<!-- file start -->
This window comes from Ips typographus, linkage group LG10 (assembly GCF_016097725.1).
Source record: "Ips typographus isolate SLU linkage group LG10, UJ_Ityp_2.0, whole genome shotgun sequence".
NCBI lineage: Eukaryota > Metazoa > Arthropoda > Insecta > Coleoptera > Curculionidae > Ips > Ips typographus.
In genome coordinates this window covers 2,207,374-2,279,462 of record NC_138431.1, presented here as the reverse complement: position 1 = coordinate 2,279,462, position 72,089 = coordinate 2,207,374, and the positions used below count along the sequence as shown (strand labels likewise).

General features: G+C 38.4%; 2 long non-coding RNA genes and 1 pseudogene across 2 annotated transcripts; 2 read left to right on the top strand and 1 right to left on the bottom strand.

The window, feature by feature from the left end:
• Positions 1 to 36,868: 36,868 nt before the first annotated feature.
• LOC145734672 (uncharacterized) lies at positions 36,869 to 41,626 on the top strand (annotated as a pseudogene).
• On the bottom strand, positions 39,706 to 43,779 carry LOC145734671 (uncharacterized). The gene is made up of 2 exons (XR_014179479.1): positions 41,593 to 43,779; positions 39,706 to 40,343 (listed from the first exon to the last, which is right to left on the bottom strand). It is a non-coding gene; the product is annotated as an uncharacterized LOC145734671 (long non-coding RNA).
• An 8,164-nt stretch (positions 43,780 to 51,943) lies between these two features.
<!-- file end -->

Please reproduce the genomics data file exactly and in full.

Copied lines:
This window comes from Ips typographus, linkage group LG10 (assembly GCF_016097725.1).
Source record: "Ips typographus isolate SLU linkage group LG10, UJ_Ityp_2.0, whole genome shotgun sequence".
NCBI lineage: Eukaryota > Metazoa > Arthropoda > Insecta > Coleoptera > Curculionidae > Ips > Ips typographus.
In genome coordinates this window covers 2,207,374-2,279,462 of record NC_138431.1, presented here as the reverse complement: position 1 = coordinate 2,279,462, position 72,089 = coordinate 2,207,374, and the positions used below count along the sequence as shown (strand labels likewise).

General features: G+C 38.4%; 2 long non-coding RNA genes and 1 pseudogene across 2 annotated transcripts; 2 read left to right on the top strand and 1 right to left on the bottom strand.

The window, feature by feature from the left end:
• Positions 1 to 36,868: 36,868 nt before the first annotated feature.
• LOC145734672 (uncharacterized) lies at positions 36,869 to 41,626 on the top strand (annotated as a pseudogene).
• On the bottom strand, positions 39,706 to 43,779 carry LOC145734671 (uncharacterized). The gene is made up of 2 exons (XR_014179479.1): positions 41,593 to 43,779; positions 39,706 to 40,343 (listed from the first exon to the last, which is right to left on the bottom strand). It is a non-coding gene; the product is annotated as an uncharacterized LOC145734671 (long non-coding RNA).
• An 8,164-nt stretch (positions 43,780 to 51,943) lies between these two features.